U.S. Money Supply Is Shrinking the Most Since the Great Depression

(The Motley Fool) - What happens when a guy wearing a hockey mask and holding a sharp object appears in a horror movie? Nothing good.

While perhaps not quite as scary as the sinister villain of pop culture, there's an arguably frightening indicator on the scene with the economy right now. U.S. money supply is shrinking the most since the Great Depression. Does this mean an economic and stock market meltdown is on the way?

A horrifying history

Economists pay close attention to money supply -- the total amount of money in circulation. They measure money supply in a couple of primary ways. M1 is the metric used for the total amount of money that the American public holds in coins and paper currency, easily accessible checking and savings accounts, and other accounts that can quickly be converted to cash. M2 includes all the money in M1 plus funds held in short-term time deposits like money market funds and certificates of deposit (CDs).

Typically, M2 money supply rises over time. When it does contract, the decline is usually very small. But whenever M2 has shrunk by several percentage points in the past, it's been bad news.

Reventure Consulting's Nick Gerli analyzed the history of M2 going back to 1870. He found that there have been four times over the last 154 years when this money supply metric fell by 2% or more. Two of those instances were in the 19th century -- 1878 and 1893. The other two occurred in 1921 and 1931 through 1933.

What was the result? According to Gerli, every single time M2 shrank by at least 2%, a depression combined with double-digit unemployment rates followed closely behind. As you might imagine, such conditions almost always translate to rough periods for stocks.

What's happening now with M2 money supply?

Fast-forward to today. M2 money supply is contracting the most since the 1931 through 1933 stretch (during the Great Depression).

US M2 Money Supply Chart

US M2 Money Supply Chart

Granted, the current M2 decline of nearly 4% is nothing compared to the money supply contraction of almost 30% that occurred during the early years of the Great Depression. However, it's close to double the decline experienced in 1921.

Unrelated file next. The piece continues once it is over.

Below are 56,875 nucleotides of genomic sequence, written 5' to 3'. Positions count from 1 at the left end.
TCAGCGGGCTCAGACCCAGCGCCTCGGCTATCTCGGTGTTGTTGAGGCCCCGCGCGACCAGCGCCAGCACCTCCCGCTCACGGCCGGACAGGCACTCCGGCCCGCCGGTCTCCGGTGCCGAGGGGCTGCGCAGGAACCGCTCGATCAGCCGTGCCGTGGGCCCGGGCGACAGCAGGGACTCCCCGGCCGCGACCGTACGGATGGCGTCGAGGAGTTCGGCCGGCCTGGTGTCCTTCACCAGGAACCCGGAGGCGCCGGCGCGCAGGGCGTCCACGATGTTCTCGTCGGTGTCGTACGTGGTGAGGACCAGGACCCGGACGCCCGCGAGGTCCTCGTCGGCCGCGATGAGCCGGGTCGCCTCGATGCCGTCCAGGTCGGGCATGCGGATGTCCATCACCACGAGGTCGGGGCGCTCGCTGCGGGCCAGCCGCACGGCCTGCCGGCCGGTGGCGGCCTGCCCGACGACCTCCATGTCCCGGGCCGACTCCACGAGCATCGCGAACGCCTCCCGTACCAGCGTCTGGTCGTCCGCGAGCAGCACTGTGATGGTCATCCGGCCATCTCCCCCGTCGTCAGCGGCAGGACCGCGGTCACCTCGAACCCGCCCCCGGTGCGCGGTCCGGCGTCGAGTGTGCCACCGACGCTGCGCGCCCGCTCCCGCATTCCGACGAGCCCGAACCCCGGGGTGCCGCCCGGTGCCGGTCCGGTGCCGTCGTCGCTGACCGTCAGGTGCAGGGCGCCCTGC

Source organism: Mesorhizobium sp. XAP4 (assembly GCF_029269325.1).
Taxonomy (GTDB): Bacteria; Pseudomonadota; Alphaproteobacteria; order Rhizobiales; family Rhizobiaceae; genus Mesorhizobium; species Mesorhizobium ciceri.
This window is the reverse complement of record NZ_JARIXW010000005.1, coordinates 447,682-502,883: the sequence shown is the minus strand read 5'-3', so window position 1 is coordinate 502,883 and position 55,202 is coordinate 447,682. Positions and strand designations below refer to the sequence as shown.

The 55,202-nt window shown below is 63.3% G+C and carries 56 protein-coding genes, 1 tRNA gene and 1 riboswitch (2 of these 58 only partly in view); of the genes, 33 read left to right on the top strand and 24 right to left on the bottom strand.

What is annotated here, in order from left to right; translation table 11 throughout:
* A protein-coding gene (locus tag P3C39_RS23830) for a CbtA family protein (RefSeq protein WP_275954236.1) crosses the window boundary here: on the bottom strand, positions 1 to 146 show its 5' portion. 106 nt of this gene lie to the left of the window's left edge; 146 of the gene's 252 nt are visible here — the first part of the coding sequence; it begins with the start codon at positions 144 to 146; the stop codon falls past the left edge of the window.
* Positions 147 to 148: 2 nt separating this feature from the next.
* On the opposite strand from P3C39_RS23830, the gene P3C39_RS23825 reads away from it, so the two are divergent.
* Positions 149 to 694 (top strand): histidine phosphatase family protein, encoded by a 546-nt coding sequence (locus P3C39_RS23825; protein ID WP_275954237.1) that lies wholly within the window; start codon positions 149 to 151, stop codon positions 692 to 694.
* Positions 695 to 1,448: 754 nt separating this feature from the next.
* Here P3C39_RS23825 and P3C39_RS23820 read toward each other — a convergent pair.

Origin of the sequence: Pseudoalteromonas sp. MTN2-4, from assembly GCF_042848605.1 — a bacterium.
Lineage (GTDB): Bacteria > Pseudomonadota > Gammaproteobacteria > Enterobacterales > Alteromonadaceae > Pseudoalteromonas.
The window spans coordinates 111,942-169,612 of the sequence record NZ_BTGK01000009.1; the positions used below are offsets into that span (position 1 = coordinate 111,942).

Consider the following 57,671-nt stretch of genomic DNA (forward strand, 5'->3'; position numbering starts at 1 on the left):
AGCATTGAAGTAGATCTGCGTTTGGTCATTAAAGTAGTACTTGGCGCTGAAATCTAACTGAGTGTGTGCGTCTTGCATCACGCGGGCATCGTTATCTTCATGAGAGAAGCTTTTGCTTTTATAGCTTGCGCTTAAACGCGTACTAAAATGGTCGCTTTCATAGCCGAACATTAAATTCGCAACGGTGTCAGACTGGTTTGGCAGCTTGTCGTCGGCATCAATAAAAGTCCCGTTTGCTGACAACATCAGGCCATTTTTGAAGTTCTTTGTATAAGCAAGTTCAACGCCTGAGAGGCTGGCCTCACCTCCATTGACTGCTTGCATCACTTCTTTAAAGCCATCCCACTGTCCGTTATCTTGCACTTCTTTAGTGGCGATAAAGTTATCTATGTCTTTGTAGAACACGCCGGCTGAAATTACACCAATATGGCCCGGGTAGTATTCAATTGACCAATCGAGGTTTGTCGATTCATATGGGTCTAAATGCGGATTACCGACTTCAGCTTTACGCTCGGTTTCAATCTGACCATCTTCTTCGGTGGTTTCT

Why have significant M2 declines been so problematic in the past? When money supply is lower, there's less cash available to individuals and businesses. Consumer spending can fall. So can investment levels. This can ultimately lead to deflation, which is a major fear for many economists.

Fear not?

So, with M2 money supply shrinking the most since the Great Depression, is an economic and stock market meltdown on the way? Probably not.

For one thing, M2 appears to have stabilized in recent months. So far, there have been no signs of the economic and stock market turmoil that followed declines of 2% or more in the past.

US M2 Money Supply Chart

US M2 Money Supply Chart

There could be a simple reason why history won't repeat itself with the current M2 contraction. We don't use cash nearly as much as people did in the past. Many Americans now instead use credit and debit cards or digital payment methods such as Apple Pay, Alphabet's Google Pay, Cash App, PayPal, Venmo, and Zelle.

Goldman Sachs economist Manuel Abecasis argued in a report released last year that M2 money supply has "been unreliable for forecasting the economy for several decades." James Bullard, president of the Federal Reserve Bank of St. Louis, thinks that the declining M2 level could even help the U.S. economy avoid a recession by helping bring inflation down.

The bottom line is that the current M2 decline might not be like a horror movie for investors after all. Fear not -- at least, for now.

Where to invest $1,000 right now

When our analyst team has a stock tip, it can pay to listen. After all, the newsletter they have run for over a decade, Motley Fool Stock Advisor, has nearly tripled the market.*

Suzanne Frey, an executive at Alphabet, is a member of The Motley Fool’s board of directors. Keith Speights has positions in Alphabet, Apple, and PayPal. The Motley Fool has positions in and recommends Alphabet, Apple, Goldman Sachs Group, and PayPal. The Motley Fool recommends the following options: short March 2024 $67.50 calls on PayPal. The Motley Fool has a disclosure policy.

U.S. Money Supply Is Shrinking the Most Since the Great Depression. Is an Economic and Stock Market Meltdown on the Way? was originally published by The Motley Fool.

By Keith Speights | The Motley Fool


More Articles